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A Jewel of a Book,
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This review is from: Reuben Sachs (Paperback)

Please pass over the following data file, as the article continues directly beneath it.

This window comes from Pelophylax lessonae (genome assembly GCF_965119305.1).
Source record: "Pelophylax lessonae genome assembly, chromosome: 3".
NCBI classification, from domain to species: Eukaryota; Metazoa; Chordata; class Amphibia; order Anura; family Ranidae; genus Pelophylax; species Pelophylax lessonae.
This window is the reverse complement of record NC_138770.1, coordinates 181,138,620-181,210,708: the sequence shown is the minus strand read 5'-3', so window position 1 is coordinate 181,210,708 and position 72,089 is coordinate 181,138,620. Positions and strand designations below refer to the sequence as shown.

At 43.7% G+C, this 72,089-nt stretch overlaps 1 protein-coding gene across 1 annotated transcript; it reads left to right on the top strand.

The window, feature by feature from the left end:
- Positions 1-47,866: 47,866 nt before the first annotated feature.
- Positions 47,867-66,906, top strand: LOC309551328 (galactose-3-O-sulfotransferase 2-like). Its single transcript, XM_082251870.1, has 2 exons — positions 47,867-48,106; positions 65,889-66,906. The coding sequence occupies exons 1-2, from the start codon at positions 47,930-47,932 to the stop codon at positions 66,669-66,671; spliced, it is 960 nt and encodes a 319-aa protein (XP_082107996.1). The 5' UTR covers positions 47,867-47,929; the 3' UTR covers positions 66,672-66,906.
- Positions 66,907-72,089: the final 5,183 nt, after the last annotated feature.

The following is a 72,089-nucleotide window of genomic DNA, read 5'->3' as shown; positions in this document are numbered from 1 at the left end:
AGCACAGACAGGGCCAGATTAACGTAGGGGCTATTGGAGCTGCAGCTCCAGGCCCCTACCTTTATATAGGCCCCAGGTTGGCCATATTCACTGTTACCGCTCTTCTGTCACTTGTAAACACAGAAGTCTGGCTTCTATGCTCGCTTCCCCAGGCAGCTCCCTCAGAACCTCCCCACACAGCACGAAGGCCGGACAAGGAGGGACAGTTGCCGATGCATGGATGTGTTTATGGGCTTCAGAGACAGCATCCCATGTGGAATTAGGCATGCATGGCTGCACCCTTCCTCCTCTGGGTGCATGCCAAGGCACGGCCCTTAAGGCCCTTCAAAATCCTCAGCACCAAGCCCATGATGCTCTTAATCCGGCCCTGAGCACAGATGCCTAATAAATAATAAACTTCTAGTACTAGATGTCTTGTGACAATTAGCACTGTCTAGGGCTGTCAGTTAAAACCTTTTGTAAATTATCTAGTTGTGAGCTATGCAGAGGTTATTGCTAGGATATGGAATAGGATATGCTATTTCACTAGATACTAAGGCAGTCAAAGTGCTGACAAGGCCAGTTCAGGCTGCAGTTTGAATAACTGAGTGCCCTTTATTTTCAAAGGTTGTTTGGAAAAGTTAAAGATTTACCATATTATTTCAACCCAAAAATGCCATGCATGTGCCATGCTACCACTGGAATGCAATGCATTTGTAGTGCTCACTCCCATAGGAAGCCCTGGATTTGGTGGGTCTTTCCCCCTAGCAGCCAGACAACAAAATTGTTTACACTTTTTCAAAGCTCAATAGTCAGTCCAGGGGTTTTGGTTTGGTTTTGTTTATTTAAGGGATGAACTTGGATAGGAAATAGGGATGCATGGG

I so enjoyed this little book, I had to pace myself not to get to the end too soon. I am utterly fascinated to read a book written, by such a young Jewish author, in the period in which she was living, the 1880's, when she was 26 years of age. My own grandmother was 10 years younger at the time and certainly not part of either the middle or upper middle Jewish classes, but living in London in comparative poverty. Amy Levy wrote at least two books in 1888, Reuben Sachs and Romance of a Shop; I felt that the character, Judith Quixano, might have been drawn from Amy Levy's own unrequited experiences of romance. Indeed, Judith Quixano, depressed by the impossibility of ever becoming the wife of Reuben Sachs, could well have been tempted to commit suicide, as did the author the following year. Some thought the book had a good ending; I thought the ending rather sad.